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Misunderstood Blog-a-Thon 2: Jarhead

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Misunderstood Blog-a-Thon 2: <em>Jarhead</em>

This is the second of two New York Press reviews republished in conjunction with CultureSnob’s “Misunderstood Blog-a-thon,” which concludes today. I’m including it because I think it meets the event’s criteria more exactly than my Perdition piece (scroll down or click here), which was more of a baseline aesthetic defense of a movie I thought was generally underrated. Jarhead is more ambitious, edgier and much more schematic than Perdition, and given its goal—to be what I call an “epic meta-war movie”—it cannot, by definition, satisfy audiences in any of the usual ways. But that’s what I like about it.

The Gulf War movie Jarhead is fundamentally unsatisfying, but it’s hard to imagine how it could be anything else, because its subject is disappointment. The locus of disappointment is a modern soldier (likeable but dull Jake Gyllenhaal), who joined the Marines because he wanted to experience the horrendous spectacle of real war but ended up ghost walking through virtual war instead. Adapted from Anthony Swofford’s memoir, and directed by Sam Mendes (American Beauty, Road to Perdition), the movie earns points for being true to its source. But that fidelity is not likely to satisfy anyone, because Jarhead isn’t a pro-war or anti-war movie, or even a flat-out war movie from the perspective of a kid who knows war is hell but still wants to feel it. This is an epic meta-war movie, in which the contemporary infantry soldier’s experience is viewed through the prism of (and then judged against) all the war movies he has seen.

These warriors want the orgasmic release of mechanized carnage, but they don’t get it because Gulf War I turns out to be an air war, a TV war. Anthony “Swoff” Swofford (Gyllenhaal) trains to be a sniper, hoping he’ll get a chance to actually go into battle and cap a few people. (“I wanted the pink mist,” he muses in voiceover, hitting bull’s-eye after bull’s-eye on a firing range.) But he and his best friend and forward observer (Peter Sarsgaard) can’t catch a break; their skill set is of very little use in a war driven by air power. (If they’d held on for another 12 years, it would have been a different story.)

The movie’s voiceover narration fuses with its images to confirm war’s unabashed sexualization of violence, its canny, timeless capacity to tap young (mostly male) energy that wants to fight and fuck and will trade one for the other in a pinch. (These guys hate queers and bond over that hatred, yet they love to be naked and pile on each other, and when they get excited, they mock-hump each other like crazy monkeys.) Mendes accurately captures the romantic, often near-erotic intensity of male organizations geared toward competition, combat and dominance, and he lets the Marines sentimentalize their own intense male bonding without condescension. (At one point, they get together to watch The Deer Hunter, and their solemn expressions suggest it is a near-religious experience.) But their intense emotion finds no release. These swinging-dick Marines go home with blue balls, unable to process or appreciate all the spectacular, unique sights they witnessed (oil fields on fire, Iraqi caravans seared like briquettes) because their own trigger fingers initiated none of them.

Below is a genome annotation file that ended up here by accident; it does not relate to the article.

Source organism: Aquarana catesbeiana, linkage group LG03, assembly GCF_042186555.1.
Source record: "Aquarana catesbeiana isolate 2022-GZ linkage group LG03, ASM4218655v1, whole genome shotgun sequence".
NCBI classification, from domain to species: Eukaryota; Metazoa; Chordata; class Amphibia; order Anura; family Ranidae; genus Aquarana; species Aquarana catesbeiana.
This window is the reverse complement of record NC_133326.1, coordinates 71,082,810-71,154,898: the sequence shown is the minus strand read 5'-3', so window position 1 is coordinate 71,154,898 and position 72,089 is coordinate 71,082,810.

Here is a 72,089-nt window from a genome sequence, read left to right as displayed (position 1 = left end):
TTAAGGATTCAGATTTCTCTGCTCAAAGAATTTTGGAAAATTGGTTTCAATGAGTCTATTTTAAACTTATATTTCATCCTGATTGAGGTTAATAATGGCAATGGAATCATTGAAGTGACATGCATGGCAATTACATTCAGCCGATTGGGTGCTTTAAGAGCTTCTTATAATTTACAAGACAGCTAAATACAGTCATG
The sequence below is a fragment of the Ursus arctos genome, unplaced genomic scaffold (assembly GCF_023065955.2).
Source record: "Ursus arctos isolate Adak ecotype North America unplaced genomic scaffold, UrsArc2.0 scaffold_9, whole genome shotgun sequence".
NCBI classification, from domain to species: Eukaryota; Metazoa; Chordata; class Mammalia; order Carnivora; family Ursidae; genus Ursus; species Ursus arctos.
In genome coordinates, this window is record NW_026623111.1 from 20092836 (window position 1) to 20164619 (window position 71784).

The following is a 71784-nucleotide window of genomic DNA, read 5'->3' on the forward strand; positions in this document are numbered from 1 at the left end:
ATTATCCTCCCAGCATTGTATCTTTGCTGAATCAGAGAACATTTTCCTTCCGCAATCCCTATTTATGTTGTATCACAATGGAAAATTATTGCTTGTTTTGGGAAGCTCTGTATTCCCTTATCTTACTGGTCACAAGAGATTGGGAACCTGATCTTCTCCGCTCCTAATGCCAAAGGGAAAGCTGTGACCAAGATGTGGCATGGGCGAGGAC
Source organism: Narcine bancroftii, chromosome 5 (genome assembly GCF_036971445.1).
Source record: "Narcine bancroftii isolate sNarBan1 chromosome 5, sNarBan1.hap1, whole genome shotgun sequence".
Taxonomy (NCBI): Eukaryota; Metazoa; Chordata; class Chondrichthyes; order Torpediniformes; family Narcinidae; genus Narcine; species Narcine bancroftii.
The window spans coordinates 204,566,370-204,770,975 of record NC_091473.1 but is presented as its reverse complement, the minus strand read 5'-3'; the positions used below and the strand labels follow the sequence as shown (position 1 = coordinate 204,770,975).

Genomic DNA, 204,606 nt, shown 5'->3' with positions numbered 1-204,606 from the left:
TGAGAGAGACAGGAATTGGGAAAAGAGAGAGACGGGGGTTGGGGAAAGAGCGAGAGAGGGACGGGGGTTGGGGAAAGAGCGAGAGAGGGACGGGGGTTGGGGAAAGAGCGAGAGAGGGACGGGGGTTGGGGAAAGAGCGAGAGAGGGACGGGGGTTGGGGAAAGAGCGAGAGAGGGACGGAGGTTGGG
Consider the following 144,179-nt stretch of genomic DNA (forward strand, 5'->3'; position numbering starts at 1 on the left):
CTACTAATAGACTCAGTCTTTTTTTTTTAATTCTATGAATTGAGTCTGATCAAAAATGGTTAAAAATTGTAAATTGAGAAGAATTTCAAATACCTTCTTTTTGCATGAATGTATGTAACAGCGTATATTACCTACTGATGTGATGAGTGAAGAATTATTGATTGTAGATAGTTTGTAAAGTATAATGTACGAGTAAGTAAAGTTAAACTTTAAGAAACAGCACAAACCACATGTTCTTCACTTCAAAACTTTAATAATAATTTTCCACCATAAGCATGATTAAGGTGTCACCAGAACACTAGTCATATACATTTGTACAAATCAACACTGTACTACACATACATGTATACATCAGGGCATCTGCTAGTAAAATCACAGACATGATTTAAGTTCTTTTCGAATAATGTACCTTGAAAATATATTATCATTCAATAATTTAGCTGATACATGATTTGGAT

Mendes and screenwriter William Broyles Jr. define their characters in precise strokes (Jamie Foxx’s drill sergeant, in particular, grows more complex with each new scene). But for the most part, the filmmakers seem to be under no illusions that war is anything but a collective, dehumanizing enterprise or that modern (or is it postmodern?) war can satisfy media-saturated imaginations. Accordingly, the movie begins with a bleached-out boot-camp sequence that’s deliberately reminiscent of Full Metal Jacket (complete with numb, first-person narration, barking drill sergeant and super-wide-angle, rectilinear master shots), weaves knowing war-movie references into its imagery and narration (a chopper zooming over our grunt heroes blasts The Doors on its PA system, prompting the gripe, “That’s Vietnam, music, man—can’t we get our own fucking music?”) and reaches a giddy referential peak in a sequence where the Marines’ viewing of the chopper-attack sequence from Apocalypse Now (they love it) is interrupted by the news that Saddam Hussein has rolled into Kuwait. (That film and Jarhead share an editor, Walter Murch.)

This is a dry, schematic film, more interesting to think about and talk about than to watch, but it’s intelligent and original, worth seeing and having an opinion on. The movie’s sardonic take on how pop culture gets appropriated and personalized in ways that artists never intended reminded me of a Marine friend’s disclosure that she and her unit used to unwind and bond by watching any ultra-violent film with Marines in it, from Full Metal Jacket to Starship Troopers. They didn’t give a damn if the message was antiwar as long as the film depicted combat as a phantasmagoric, hyper-masculine spectacle that portrayed Marines as the craziest, baddest hombres in the known universe. I always suspected there was truth in François Truffaut’s over-quoted line about there being no such thing as an antiwar film, but I didn’t know it was being illustrated daily in boot camp.